Panasonic AVC American Laboratories (PAVCAL) have announced they have completed development of the world's first single-chip device that will be able to decode digital television video signals and format them for display when America's new, all-digital broadcasting service begins in the fall of 1998.
This low-cost single-chip solution was designed for digital and high definition television (HDTV) receivers, digital set-top boxes that will be used with today's analog TV sets, and computers and other digital products which are being developed now. It is one of the key components in a Digital Television Decoder.
This is the first single-chip device that can decode and display all of the HDTV or standard definition digital TV signal formats that can be broadcast, using the new ATSC digital standard. It decodes the digital TV information either in the original format, or converts the format for use in today's existing televisions.
The new ATSC DTV Broadcast Standard allows TV stations the option of using and switching between any of eighteen different television formats, each suited to different purposes. These formats combine different screen ratios (16:9 'wide-screen' or 4:3, like today's TVs), numbers of horizontal and vertical lines of resolution, and scanning methods (either 'interlaced' scanning, like today's TV displays, or 'progressive' scanning, like computer monitors).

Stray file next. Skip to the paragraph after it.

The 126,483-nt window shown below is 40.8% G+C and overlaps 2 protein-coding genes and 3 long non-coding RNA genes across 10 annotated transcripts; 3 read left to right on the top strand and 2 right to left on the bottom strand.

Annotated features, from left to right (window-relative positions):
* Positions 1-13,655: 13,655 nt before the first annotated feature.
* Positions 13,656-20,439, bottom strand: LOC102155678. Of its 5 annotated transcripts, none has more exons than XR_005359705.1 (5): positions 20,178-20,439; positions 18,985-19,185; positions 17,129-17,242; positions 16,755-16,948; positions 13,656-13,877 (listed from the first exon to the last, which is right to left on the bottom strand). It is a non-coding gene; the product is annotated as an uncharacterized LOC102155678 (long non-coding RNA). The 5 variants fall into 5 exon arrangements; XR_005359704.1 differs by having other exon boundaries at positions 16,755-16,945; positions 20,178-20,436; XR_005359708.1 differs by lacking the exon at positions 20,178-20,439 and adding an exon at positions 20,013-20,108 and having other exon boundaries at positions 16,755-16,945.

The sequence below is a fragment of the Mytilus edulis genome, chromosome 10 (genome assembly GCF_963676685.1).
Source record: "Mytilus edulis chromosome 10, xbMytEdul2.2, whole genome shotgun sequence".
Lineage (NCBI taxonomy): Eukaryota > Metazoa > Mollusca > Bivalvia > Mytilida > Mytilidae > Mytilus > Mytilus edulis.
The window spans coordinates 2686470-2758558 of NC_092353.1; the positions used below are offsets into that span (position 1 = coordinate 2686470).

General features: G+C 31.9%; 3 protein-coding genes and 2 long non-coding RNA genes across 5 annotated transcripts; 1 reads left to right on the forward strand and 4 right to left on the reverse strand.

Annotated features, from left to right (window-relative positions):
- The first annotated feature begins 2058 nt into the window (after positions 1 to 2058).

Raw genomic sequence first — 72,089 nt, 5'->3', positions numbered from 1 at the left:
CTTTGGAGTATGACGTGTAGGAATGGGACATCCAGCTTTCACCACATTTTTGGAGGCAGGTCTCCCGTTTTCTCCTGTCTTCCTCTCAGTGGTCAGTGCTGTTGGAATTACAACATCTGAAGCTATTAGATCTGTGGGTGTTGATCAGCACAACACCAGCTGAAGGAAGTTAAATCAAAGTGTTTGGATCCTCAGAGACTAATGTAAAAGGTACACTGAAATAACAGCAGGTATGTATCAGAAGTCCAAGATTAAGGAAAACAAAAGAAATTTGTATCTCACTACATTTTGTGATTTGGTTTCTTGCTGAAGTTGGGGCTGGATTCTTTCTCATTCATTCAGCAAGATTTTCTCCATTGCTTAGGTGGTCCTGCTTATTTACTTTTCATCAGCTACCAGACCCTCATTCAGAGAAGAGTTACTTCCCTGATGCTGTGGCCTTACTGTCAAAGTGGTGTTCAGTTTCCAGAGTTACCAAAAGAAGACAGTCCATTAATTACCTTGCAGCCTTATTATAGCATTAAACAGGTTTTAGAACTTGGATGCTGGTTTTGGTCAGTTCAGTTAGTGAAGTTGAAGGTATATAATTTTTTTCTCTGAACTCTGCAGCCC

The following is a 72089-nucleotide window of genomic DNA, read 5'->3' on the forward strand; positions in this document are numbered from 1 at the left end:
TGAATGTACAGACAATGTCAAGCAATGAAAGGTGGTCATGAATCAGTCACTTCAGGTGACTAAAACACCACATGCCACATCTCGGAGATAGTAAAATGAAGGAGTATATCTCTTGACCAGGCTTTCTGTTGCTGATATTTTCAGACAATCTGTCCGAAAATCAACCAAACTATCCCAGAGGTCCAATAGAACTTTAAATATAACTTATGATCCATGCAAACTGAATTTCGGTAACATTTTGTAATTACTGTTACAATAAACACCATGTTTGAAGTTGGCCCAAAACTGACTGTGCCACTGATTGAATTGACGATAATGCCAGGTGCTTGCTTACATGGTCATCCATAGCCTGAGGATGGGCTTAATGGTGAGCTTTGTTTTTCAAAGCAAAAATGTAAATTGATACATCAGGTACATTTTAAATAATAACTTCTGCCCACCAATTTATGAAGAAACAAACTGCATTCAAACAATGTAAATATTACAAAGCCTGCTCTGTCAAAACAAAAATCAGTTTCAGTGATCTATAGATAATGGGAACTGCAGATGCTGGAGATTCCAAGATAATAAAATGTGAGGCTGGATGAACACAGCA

The chip is a MPEG2 Main Profile at High Level decoder and functions in both a 'full-spec' mode and a 'down-conversion' mode. In the full-spec mode, it decodes the compressed video signal from the broadcast and outputs the original format, that is, either HDTV (1080-lines interlaced or 720-lines progressive) or SDTV (480-lines interlaced or 480-lines progressive). Single chip operation is made possible by use of 500 MHz concurrent 16 Mbit RambusTM DRAM's.
The 'down-conversion' mode converts all compressed video signals to 480-interlaced and 480-progressive formats. This is accomplished by a memory-efficient MPEG down conversion algorithm developed by PAVCAL.
The operation of the decoder chip conforms to both the DTV Broadcast Standard adopted by the Federal Communications Commission and the more-detailed ATSC DTV Standard, drafted by the all-industry Advanced Television Systems Committee (ATSC).
Information for this news item was derived from a Press release from Panasonic AVC on 18 Dec 1997 and Advanced Television Markets Jan 1998 issue pp 3